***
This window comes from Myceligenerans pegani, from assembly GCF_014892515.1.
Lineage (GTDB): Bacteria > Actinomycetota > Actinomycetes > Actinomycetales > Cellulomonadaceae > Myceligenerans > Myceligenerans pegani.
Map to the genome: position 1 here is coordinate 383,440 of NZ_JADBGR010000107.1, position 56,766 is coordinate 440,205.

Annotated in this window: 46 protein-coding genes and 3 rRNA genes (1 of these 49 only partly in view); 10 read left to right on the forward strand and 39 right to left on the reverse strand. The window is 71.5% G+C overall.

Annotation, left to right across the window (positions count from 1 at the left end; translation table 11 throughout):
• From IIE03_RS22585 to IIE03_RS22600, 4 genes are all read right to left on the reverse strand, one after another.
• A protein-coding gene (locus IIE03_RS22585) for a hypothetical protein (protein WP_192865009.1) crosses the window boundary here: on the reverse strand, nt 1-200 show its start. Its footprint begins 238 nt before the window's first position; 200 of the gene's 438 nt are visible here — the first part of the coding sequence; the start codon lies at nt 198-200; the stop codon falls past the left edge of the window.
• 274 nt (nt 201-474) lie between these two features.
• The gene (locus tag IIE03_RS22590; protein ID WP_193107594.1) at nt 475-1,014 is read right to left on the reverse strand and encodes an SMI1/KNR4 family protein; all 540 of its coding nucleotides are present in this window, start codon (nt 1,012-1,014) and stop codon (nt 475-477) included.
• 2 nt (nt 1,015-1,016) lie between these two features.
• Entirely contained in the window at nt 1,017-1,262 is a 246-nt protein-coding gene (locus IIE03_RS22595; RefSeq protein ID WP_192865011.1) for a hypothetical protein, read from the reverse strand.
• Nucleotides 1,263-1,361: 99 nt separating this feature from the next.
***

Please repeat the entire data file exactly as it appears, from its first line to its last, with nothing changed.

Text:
This window comes from Myceligenerans pegani, from assembly GCF_014892515.1.
Lineage (GTDB): Bacteria > Actinomycetota > Actinomycetes > Actinomycetales > Cellulomonadaceae > Myceligenerans > Myceligenerans pegani.
Map to the genome: position 1 here is coordinate 383,440 of NZ_JADBGR010000107.1, position 56,766 is coordinate 440,205.

Annotated in this window: 46 protein-coding genes and 3 rRNA genes (1 of these 49 only partly in view); 10 read left to right on the forward strand and 39 right to left on the reverse strand. The window is 71.5% G+C overall.

Annotation, left to right across the window (positions count from 1 at the left end; translation table 11 throughout):
• From IIE03_RS22585 to IIE03_RS22600, 4 genes are all read right to left on the reverse strand, one after another.
• A protein-coding gene (locus IIE03_RS22585) for a hypothetical protein (protein WP_192865009.1) crosses the window boundary here: on the reverse strand, nt 1-200 show its start. Its footprint begins 238 nt before the window's first position; 200 of the gene's 438 nt are visible here — the first part of the coding sequence; the start codon lies at nt 198-200; the stop codon falls past the left edge of the window.
• 274 nt (nt 201-474) lie between these two features.
• The gene (locus tag IIE03_RS22590; protein ID WP_193107594.1) at nt 475-1,014 is read right to left on the reverse strand and encodes an SMI1/KNR4 family protein; all 540 of its coding nucleotides are present in this window, start codon (nt 1,012-1,014) and stop codon (nt 475-477) included.
• 2 nt (nt 1,015-1,016) lie between these two features.
• Entirely contained in the window at nt 1,017-1,262 is a 246-nt protein-coding gene (locus IIE03_RS22595; RefSeq protein ID WP_192865011.1) for a hypothetical protein, read from the reverse strand.
• Nucleotides 1,263-1,361: 99 nt separating this feature from the next.